Women's March 2022—Roe v. Wade Protesters to Take to the Streets Nationwide

Women's March, the global, women-led feminist movement, is calling for supporters to show up in front of local federal courthouses, buildings, town halls and town squares across the country to defend abortion rights, in response to the news that the Supreme Court might be moving to overturn Roe v. Wade.

The group is calling on people to pressure elected officials to take action before the majority of the Supreme Court judges might effectively overrule Roe v. Wade, an action a leaked draft opinion published by Politico on Monday evening has shown that the court is preparing to take.

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Demonstrators gather outside the U.S. Supreme Court on May 02, 2022 in Washington, DC. Women's March called for a protest at 5 p.m. on Tuesday nationwide. Kevin Dietsch/Getty Images

The document, written by conservative Justice Samuel Alito, shows that the court is willing to overrule Roe v. Wade—the landmark case which in 1973 recognized abortion as a fundamental right—and "return the issue of abortion to the people's elected representatives."

Anti-abortion and abortion-rights activists took to the streets of Washington on Monday night following the news of the leaked draft opinion, with the two groups of protesters facing off outside the Supreme Court.

Abortion rights activists could be seen holding placards and candles, torn between anger and grief. Some were holding signs saying "Abortion is healthcare," some were chanting and screaming, while others were crying.

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Anti-abortion activists line a police barricade in front of the US Supreme Court in Washington, DC, early on May 3, 2022. Anti-abortion and abortion-rights activists have been facing off in front of the Supreme Court. Stefani Reynolds/AFP via Getty Images

One person held a placard that read "50 years of precedent, Roe = the law," a direct response to the reasoning given by Alito to overturn Roe v. Wade. In the leaked draft opinion, the judge wrote that Roe "must be overruled" on the basis that abortion is not protected by any constitutional provision and it's not "deeply rooted in this Nation's history and tradition."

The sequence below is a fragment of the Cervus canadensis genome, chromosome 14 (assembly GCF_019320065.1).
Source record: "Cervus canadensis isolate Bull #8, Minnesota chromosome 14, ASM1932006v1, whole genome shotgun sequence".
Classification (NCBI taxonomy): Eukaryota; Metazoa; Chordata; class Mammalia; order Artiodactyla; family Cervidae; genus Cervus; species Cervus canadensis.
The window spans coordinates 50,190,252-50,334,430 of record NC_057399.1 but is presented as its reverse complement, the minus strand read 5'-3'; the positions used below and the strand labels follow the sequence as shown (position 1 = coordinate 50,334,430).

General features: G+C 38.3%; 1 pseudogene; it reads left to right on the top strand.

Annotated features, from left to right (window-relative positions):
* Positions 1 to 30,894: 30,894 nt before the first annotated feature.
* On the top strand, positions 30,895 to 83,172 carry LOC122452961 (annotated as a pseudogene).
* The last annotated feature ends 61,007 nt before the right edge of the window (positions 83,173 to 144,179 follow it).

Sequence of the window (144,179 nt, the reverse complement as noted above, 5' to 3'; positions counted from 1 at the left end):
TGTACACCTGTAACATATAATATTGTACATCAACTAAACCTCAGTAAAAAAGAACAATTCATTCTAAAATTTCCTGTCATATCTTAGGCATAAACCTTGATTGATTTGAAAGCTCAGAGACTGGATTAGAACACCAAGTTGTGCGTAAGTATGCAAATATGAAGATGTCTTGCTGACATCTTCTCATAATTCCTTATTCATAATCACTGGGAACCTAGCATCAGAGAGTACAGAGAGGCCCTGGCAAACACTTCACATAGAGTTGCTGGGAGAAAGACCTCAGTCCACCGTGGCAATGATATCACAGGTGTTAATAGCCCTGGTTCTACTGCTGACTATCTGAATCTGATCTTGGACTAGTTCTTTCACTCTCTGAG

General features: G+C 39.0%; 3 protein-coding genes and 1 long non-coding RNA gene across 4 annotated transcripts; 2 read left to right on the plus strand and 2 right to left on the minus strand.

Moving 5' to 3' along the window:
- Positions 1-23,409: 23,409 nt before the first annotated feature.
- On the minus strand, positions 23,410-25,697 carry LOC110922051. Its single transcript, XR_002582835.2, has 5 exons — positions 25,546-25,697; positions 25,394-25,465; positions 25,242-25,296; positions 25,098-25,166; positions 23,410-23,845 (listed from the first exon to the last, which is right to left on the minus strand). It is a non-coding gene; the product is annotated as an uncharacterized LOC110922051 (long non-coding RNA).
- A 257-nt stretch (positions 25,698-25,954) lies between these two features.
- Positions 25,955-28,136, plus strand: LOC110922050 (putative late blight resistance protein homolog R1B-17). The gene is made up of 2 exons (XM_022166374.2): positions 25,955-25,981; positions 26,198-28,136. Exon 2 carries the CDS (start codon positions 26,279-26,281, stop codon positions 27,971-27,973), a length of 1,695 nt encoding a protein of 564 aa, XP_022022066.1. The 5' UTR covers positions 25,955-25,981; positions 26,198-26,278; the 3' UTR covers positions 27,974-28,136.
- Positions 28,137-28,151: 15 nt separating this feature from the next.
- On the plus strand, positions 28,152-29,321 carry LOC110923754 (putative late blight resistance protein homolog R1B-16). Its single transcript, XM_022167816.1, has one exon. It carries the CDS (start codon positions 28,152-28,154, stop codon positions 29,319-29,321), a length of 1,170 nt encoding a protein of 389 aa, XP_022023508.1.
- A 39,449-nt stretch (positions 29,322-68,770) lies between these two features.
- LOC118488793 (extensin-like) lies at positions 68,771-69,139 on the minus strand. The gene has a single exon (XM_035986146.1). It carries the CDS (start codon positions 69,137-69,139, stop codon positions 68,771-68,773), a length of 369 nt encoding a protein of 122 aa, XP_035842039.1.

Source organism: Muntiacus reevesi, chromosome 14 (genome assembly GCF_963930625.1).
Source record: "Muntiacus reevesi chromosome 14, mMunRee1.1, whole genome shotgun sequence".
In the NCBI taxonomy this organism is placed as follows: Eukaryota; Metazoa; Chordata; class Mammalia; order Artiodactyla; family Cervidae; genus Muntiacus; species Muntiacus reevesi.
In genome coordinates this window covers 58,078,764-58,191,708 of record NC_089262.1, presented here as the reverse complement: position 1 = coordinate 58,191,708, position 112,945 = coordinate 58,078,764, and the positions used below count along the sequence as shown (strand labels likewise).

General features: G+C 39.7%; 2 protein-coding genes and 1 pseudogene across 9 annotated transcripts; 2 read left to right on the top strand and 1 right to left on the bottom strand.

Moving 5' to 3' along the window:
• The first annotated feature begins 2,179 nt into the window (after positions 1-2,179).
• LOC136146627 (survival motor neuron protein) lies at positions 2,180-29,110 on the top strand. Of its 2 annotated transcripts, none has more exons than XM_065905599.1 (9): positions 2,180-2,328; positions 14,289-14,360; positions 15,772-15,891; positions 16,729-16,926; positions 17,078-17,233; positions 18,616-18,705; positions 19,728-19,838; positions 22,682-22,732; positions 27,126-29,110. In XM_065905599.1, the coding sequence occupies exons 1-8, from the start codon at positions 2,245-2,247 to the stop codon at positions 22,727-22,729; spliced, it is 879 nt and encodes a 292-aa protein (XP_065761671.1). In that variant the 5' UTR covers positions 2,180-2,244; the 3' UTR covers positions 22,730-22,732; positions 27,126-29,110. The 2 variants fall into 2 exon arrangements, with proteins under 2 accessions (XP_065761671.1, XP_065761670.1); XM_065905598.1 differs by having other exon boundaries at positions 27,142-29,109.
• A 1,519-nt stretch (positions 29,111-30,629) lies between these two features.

The release of the draft, a 98-page document, is an unprecedented leak in the history of the Supreme Court, and it's likely to be consequential. Many have been wondering who could have leaked the document to Politico, and whether it was the action of someone who was hoping to raise the kind of social pressure we're seeing now emerging in response to the document. But the answer is still unknown.

The draft opinion does not represent the final decision of the Supreme Court on the case, and could be modified in the next two months.

Yet, if Roe v. Wade is overturned, it is expected that half of the states will impose bans on abortion or severely restrict access to this type of care.

"We're horrified, saddened, and livid," wrote Women's March on Twitter. "If you are too, then now is the time to show up and show them our movement won't back down from protecting our reproductive rights."

The group's protest has been called for 5 p.m. local time on Tuesday May 3.

"For years, women in this country have been warning about the end of abortion. That day has arrived," Women's March Executive Director Rachel O'Leary Carmona said in an official statement shared with the press and sent to Newsweek.

"Tonight, the Supreme Court isn't just on the wrong side of history—it's on the wrong side of the present," O'Leary said, calling the decision presented by the leaked document as the "worst-case-scenario come to life."

"If and when this decision takes effect, the consequences will be unbearable—and for many women, lethal. That is no exaggeration. But it's also no exaggeration to say that women will fight back like we always have. We won't take this lying down," O'Leary said.

Women's March has been organizing massive protests every year since 2017, when millions took part in marches across the country to protest against the inauguration of Donald Trump as president.

The protests, prompted by misogynist and offensive comments Trump had made against women and which had emerged during his presidential campaign, drew some 500,000 people to Washington and many more across the country, making the march on January 21, 2017 the largest single-day protest in American history.